Expert in contentious construction disputes put on national children’s hospital board

Minister for Health Stephen Donnelly has announced a number of appointments and reappointments to the board

An expert in contentious construction disputes has been appointed to the board overseeing the building of the new national children’s hospital as part of a series of fresh appointments made by Minister for Health Stephen Donnelly.

The project has been beset by delay and controversy and more recently a breakdown in the relationship between the main contractor BAM and the National Paediatric Hospital Development Board (NPHDB), which oversees the project.

Mr Donnelly has announced a number of appointments and reappointments to the board, including the hiring of Susan Bryson, described by the Government as being an “experienced construction and litigation solicitor who has practised in the area of contentious construction law and litigation and dispute resolution”.

She was appointed following a Public Appointments Service process and will serve from the end of this month until July 30th, 2028.


It comes after the board itself hired one of the world’s leading investigative and intelligence companies, Kroll, to review the works on the site. Minutes of board meetings showed that Kroll were shut out of the site for six weeks at a time when relationships were deteriorating between the NPHDB and BAM.

To date expenditure on the hospital has reached €1.325 billion of an authorised capital spend stretching to €1.433 billion. BAM has submitted approximately €750 million in cost claims which threaten to escalate the overall cost to almost €2.2 billion, The Irish Times previously reported. The builders are understood to be privately arguing that very large numbers of design changes have been made, creating delays outside of their control. The board, however, are strongly resisting all claims.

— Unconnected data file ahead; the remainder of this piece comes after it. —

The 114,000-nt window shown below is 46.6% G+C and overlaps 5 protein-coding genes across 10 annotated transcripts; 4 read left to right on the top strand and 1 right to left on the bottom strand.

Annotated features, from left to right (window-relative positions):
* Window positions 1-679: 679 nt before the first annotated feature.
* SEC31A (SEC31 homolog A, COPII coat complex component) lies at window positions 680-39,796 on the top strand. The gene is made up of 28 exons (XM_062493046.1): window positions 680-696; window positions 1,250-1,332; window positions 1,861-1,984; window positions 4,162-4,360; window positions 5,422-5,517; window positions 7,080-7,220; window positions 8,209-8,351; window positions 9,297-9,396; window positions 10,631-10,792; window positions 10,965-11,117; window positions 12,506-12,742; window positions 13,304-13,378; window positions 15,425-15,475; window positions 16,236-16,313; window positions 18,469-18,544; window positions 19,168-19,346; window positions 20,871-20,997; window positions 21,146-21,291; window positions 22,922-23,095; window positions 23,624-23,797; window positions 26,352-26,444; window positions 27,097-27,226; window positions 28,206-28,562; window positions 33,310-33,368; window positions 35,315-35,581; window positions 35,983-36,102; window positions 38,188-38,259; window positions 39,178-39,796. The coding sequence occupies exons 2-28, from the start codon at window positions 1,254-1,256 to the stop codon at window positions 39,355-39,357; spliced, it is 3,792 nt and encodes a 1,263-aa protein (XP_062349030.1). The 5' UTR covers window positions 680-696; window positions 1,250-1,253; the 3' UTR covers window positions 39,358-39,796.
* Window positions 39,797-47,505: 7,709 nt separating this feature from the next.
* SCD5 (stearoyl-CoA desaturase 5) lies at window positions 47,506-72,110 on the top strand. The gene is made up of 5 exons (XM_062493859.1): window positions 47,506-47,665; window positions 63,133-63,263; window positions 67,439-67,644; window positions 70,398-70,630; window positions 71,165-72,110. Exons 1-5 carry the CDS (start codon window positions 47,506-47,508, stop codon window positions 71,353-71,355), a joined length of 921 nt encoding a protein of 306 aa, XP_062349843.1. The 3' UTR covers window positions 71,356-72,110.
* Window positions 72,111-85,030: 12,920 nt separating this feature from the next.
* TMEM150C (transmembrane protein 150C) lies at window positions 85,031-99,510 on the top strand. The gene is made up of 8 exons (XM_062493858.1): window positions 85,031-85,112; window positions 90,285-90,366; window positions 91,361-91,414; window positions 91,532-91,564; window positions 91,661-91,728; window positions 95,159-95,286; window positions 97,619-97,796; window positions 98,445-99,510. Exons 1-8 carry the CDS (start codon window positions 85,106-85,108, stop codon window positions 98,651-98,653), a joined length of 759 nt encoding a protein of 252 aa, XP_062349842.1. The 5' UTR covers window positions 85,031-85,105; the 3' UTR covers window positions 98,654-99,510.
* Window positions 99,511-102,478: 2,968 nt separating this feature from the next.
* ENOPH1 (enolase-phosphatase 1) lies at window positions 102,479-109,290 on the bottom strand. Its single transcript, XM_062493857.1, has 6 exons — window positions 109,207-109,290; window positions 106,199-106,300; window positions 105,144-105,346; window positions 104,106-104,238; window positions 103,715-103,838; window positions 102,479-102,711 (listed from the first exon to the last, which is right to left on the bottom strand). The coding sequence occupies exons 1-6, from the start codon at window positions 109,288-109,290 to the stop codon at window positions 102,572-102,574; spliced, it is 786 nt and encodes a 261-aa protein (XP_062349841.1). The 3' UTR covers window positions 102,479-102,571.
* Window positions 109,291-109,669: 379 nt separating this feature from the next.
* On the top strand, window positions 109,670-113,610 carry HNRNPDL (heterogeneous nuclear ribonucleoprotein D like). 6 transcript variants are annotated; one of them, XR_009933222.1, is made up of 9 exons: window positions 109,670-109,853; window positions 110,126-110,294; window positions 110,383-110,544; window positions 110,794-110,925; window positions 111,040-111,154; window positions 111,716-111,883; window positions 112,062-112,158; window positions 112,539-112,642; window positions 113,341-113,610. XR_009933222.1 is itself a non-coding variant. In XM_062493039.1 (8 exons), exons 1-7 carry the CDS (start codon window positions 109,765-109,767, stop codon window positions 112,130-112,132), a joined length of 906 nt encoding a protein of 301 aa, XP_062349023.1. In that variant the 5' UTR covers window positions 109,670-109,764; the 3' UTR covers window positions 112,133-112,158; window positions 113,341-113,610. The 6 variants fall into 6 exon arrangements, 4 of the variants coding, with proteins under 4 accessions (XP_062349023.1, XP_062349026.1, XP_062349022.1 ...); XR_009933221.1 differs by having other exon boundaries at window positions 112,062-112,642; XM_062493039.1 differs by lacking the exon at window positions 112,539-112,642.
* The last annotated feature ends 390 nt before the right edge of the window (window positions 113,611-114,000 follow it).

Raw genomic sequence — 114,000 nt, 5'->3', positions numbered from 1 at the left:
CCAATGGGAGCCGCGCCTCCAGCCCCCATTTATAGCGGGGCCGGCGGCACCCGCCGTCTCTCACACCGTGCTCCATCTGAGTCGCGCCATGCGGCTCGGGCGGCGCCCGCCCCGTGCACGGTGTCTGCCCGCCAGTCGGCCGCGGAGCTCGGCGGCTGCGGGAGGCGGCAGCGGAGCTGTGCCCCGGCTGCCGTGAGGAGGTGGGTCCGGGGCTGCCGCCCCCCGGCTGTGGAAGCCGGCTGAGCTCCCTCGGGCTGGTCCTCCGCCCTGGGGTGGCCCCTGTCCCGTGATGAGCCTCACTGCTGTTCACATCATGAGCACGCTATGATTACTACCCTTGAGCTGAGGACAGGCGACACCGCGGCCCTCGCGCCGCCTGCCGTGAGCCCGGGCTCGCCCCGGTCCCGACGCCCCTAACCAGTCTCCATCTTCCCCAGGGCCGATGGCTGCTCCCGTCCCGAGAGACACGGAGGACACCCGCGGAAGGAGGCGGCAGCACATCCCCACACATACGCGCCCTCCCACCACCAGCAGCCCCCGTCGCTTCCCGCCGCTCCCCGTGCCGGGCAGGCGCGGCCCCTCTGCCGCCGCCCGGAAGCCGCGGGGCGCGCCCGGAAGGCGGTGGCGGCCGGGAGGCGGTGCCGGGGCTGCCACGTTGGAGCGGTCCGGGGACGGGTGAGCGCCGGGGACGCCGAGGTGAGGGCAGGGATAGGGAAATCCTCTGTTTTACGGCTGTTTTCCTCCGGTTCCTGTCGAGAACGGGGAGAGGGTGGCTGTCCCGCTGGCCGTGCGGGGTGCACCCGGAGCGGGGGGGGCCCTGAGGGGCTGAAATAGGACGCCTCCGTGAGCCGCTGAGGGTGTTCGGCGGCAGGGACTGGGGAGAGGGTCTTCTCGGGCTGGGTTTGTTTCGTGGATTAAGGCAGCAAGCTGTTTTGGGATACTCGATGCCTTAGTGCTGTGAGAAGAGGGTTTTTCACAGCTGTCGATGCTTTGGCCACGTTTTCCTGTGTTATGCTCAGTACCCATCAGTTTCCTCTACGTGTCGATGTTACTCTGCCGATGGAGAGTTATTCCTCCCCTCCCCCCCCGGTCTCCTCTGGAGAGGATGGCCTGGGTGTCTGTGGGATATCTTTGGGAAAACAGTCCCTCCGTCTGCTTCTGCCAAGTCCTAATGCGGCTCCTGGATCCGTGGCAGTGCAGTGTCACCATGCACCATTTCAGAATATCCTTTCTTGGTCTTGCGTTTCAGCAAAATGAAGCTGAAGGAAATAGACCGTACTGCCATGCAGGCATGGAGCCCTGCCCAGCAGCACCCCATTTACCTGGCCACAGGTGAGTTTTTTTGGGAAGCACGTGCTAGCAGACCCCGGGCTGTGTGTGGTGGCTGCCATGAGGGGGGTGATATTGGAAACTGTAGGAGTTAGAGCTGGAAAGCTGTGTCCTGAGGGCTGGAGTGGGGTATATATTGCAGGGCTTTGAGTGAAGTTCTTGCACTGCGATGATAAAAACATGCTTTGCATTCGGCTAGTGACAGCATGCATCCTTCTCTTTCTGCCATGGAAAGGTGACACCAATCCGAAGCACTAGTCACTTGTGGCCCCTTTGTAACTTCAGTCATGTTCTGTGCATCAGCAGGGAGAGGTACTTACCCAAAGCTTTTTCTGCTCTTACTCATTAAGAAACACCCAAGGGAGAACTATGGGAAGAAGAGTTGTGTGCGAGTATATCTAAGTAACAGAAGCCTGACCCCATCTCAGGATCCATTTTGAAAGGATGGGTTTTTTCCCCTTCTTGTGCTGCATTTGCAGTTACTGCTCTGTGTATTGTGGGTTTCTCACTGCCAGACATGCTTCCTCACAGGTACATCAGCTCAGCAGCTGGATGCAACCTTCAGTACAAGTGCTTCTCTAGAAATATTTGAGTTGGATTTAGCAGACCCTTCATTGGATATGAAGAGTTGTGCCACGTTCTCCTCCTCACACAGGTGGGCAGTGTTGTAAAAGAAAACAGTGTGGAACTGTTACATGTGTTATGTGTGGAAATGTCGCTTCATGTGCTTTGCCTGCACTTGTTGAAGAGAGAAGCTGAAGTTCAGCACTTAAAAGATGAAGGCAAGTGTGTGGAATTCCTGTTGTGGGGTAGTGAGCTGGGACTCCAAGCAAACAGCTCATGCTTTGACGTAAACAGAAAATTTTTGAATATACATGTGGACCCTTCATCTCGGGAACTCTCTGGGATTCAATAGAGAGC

Mr Donnelly has also appointed Alan Moore, a former director of strategic capital development with Western Health and Social Care Trust in Northern Ireland. The department said he was responsible for a £1 billion capital development programme, including the redevelopment and construction of a number hospitals.

Vice-chair of the board Tim Bouchier Hayes was reappointed, as was architect and adviser John Cole.

It comes as Mr Donnelly defended the fact that some charities are fundraising for medical equipment for the new hospital. In a written question People Before Profit TD Richard Boyd Barrett asked Mr Donnelly if he was aware that a fully registered and regulated charity is fundraising to provide a paediatric MRI scanner to the new children’s hospital. Mr Boyd Barrett asked why this was the case “given the vast amount of taxpayers’ money that is been spent on the hospital.”

Mr Donnelly said that Children’s Health Ireland advised that “individuals and charitable groups from time to time decide to raise funds for children in hospital in Ireland, and this motivation can be based on altruism, a good experience in services, or a wish to improve access. Children’s Health Ireland engages with such individuals and groups to establish how the funds raised can be applied to support sick children in line with donors’ wishes. Children’s Health Ireland has further advised that philanthropy features in many hospitals internationally, and support from philanthropy can add value to services.”

Jennifer Bray

Jennifer Bray

Jennifer Bray is a Political Correspondent with The Irish Times